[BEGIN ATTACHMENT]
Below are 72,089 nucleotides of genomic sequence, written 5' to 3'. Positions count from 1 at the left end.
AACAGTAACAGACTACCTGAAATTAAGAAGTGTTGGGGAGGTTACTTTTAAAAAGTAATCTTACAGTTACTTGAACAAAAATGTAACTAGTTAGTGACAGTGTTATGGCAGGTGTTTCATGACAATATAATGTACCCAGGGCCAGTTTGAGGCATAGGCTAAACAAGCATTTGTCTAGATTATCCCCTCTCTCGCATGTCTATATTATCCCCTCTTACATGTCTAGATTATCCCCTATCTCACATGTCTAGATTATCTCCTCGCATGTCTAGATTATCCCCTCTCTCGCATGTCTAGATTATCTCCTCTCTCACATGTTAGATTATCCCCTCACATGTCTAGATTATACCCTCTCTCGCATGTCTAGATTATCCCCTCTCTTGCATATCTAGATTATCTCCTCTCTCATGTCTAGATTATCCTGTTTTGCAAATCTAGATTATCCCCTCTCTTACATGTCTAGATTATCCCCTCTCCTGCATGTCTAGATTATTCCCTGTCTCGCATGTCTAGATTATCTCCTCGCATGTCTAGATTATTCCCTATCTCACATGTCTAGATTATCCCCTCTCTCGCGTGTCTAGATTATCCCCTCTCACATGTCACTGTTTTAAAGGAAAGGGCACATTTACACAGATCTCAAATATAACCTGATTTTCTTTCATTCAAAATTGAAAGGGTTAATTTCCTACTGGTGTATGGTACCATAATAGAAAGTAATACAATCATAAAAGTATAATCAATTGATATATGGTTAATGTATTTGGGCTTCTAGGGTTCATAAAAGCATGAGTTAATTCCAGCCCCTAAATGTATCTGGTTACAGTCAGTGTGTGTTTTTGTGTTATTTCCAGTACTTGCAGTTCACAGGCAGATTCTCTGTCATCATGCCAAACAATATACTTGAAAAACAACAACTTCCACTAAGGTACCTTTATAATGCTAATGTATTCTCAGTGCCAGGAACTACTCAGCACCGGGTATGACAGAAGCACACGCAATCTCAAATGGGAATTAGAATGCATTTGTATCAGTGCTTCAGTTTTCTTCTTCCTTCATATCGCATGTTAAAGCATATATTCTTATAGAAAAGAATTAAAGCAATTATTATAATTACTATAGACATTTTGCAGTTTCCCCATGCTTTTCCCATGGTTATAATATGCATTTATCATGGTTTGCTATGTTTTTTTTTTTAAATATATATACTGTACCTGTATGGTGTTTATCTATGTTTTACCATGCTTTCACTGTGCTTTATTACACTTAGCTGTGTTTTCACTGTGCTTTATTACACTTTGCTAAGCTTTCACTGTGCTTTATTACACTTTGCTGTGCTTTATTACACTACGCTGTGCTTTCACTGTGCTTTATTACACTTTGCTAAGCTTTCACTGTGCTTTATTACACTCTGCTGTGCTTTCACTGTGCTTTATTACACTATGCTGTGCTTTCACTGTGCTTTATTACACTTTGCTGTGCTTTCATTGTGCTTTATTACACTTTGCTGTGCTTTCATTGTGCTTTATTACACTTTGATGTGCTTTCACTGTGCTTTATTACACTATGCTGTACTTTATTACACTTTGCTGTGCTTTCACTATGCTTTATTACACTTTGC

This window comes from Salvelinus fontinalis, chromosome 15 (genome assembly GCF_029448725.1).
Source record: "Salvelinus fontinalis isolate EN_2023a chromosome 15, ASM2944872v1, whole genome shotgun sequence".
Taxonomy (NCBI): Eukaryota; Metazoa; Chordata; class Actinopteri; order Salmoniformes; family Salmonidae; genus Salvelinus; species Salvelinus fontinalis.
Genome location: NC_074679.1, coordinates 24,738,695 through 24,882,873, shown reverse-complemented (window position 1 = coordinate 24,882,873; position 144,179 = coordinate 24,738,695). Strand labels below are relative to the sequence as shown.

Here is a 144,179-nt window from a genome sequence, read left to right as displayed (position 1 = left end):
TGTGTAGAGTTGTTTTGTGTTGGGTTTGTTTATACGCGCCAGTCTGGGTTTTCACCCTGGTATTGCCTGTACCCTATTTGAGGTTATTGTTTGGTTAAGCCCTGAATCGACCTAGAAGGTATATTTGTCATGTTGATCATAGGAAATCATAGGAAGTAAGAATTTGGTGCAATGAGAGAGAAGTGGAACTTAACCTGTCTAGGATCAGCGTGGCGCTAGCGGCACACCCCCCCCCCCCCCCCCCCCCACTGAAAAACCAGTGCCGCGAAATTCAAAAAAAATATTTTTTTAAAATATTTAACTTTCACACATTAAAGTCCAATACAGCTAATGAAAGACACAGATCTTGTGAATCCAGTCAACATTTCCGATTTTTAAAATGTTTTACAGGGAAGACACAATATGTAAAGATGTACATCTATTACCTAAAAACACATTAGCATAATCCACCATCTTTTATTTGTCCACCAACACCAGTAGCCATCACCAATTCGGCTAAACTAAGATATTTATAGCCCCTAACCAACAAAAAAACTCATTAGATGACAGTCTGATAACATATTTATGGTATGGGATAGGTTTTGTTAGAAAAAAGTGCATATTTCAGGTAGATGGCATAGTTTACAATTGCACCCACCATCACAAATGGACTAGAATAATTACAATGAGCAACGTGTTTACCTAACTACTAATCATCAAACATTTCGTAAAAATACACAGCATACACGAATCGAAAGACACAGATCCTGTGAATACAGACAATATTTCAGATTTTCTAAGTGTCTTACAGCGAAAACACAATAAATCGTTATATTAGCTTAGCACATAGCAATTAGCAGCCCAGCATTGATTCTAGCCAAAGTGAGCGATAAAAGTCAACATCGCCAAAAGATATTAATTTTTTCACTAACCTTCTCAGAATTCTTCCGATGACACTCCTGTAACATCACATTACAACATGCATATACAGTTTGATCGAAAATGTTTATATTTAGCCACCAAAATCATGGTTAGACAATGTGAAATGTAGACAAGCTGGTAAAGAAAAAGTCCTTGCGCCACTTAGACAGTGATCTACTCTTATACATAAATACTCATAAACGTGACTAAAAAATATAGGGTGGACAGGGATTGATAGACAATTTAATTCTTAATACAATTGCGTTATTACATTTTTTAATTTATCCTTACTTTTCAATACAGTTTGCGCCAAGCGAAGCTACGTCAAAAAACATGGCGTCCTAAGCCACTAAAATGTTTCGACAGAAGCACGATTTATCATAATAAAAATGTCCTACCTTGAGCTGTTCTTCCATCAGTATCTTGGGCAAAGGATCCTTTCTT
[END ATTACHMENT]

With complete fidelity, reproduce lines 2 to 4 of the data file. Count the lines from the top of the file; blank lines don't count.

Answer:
AACAGTAACAGACTACCTGAAATTAAGAAGTGTTGGGGAGGTTACTTTTAAAAAGTAATCTTACAGTTACTTGAACAAAAATGTAACTAGTTAGTGACAGTGTTATGGCAGGTGTTTCATGACAATATAATGTACCCAGGGCCAGTTTGAGGCATAGGCTAAACAAGCATTTGTCTAGATTATCCCCTCTCTCGCATGTCTATATTATCCCCTCTTACATGTCTAGATTATCCCCTATCTCACATGTCTAGATTATCTCCTCGCATGTCTAGATTATCCCCTCTCTCGCATGTCTAGATTATCTCCTCTCTCACATGTTAGATTATCCCCTCACATGTCTAGATTATACCCTCTCTCGCATGTCTAGATTATCCCCTCTCTTGCATATCTAGATTATCTCCTCTCTCATGTCTAGATTATCCTGTTTTGCAAATCTAGATTATCCCCTCTCTTACATGTCTAGATTATCCCCTCTCCTGCATGTCTAGATTATTCCCTGTCTCGCATGTCTAGATTATCTCCTCGCATGTCTAGATTATTCCCTATCTCACATGTCTAGATTATCCCCTCTCTCGCGTGTCTAGATTATCCCCTCTCACATGTCACTGTTTTAAAGGAAAGGGCACATTTACACAGATCTCAAATATAACCTGATTTTCTTTCATTCAAAATTGAAAGGGTTAATTTCCTACTGGTGTATGGTACCATAATAGAAAGTAATACAATCATAAAAGTATAATCAATTGATATATGGTTAATGTATTTGGGCTTCTAGGGTTCATAAAAGCATGAGTTAATTCCAGCCCCTAAATGTATCTGGTTACAGTCAGTGTGTGTTTTTGTGTTATTTCCAGTACTTGCAGTTCACAGGCAGATTCTCTGTCATCATGCCAAACAATATACTTGAAAAACAACAACTTCCACTAAGGTACCTTTATAATGCTAATGTATTCTCAGTGCCAGGAACTACTCAGCACCGGGTATGACAGAAGCACACGCAATCTCAAATGGGAATTAGAATGCATTTGTATCAGTGCTTCAGTTTTCTTCTTCCTTCATATCGCATGTTAAAGCATATATTCTTATAGAAAAGAATTAAAGCAATTATTATAATTACTATAGACATTTTGCAGTTTCCCCATGCTTTTCCCATGGTTATAATATGCATTTATCATGGTTTGCTATGTTTTTTTTTTTAAATATATATACTGTACCTGTATGGTGTTTATCTATGTTTTACCATGCTTTCACTGTGCTTTATTACACTTAGCTGTGTTTTCACTGTGCTTTATTACACTTTGCTAAGCTTTCACTGTGCTTTATTACACTTTGCTGTGCTTTATTACACTACGCTGTGCTTTCACTGTGCTTTATTACACTTTGCTAAGCTTTCACTGTGCTTTATTACACTCTGCTGTGCTTTCACTGTGCTTTATTACACTATGCTGTGCTTTCACTGTGCTTTATTACACTTTGCTGTGCTTTCATTGTGCTTTATTACACTTTGCTGTGCTTTCATTGTGCTTTATTACACTTTGATGTGCTTTCACTGTGCTTTATTACACTATGCTGTACTTTATTACACTTTGCTGTGCTTTCACTATGCTTTATTACACTTTGC

This window comes from Salvelinus fontinalis, chromosome 15 (genome assembly GCF_029448725.1).
Source record: "Salvelinus fontinalis isolate EN_2023a chromosome 15, ASM2944872v1, whole genome shotgun sequence".